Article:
Instrument Transformers Explained

Instrument Transformers explained
Instrument transformers step down the voltage or current of a circuit to a low value

Instrument transformers are small transformers used in conjunction with high accuracy measuring instruments such as ammeters, voltmeters, power meters, and protective relaying used for protective circuits (Figure 1).

These transformers step down the voltage or current of a circuit to a low value that can be effectively and safely used for the operation of instruments. Instrument transformers also provide insulation between the instrument and the capacitor voltage of the power circuit.

A potential (voltage) transformer operates on the same principle as a standard power transformer.

The main difference is that the capacity of a potential transformer is relatively small as compared with power transformers. Instrument transformers have typical power ratings of from 100 VA to 500 VA.

The secondary low-voltage side is usually wound for 120 volts, which makes it possible to use standard instruments with potential coil ratings of 120 volts. The primary side is designed to be connected in parallel with the circuit to be monitored.

Low-voltage instrument transformers, particularly those for switchboard applications, are operated without oil. High-voltage instrument transformers are immersed in oil for insulation purposes.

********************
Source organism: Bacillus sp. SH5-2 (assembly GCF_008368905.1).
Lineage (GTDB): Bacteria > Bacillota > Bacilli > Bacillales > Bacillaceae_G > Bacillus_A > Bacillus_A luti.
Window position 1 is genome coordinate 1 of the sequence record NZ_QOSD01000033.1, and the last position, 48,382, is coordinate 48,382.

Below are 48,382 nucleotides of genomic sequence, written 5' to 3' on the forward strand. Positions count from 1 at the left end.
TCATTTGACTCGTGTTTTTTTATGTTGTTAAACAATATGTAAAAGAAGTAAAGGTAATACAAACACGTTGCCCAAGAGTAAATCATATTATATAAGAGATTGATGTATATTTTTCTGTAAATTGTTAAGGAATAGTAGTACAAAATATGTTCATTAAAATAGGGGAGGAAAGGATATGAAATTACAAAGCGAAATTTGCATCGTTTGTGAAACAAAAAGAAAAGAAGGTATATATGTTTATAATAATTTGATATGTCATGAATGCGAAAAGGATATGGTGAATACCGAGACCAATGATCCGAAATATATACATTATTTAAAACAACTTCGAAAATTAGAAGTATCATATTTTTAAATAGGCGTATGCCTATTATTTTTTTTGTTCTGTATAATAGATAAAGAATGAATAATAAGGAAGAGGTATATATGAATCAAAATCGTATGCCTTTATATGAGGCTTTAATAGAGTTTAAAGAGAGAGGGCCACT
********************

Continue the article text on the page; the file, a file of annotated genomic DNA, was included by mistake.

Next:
A current transformer is a transformer that has its primary connected in series with the line. When the primary has a large current rating, the primary may consist of a straight conductor passing through the core as illustrated in Figure 2. This single conductor may be a portion of the current-carrying bus or any conductor the current that must be monitored.



Fig. 1. Instrument transformer used in conjunction with ammeters, voltmeters, power meters, and relays used for protective purposes.

A current transformer supplies the instrument with a small current that is proportional to the main current. The secondary winding consisting of many turns is designed to produce 5 ampere when its rated current is flowing in the primary. In order to facilitate the production of standardized current devices, the secondary of a current transformer is always rated at 5 A regardless of its primary current rating.

The secondary circuit of a current transformer should never be opened when there is current in the primary winding. If the secondary is not loaded, this transformer acts to step-up the voltage to a dangerous level, due to the high turns ratio. Therefore, a current transformer should always have its secondary shorted when not connected to an external load.


Fig. 2. Current transformers, Window Type, Bar Type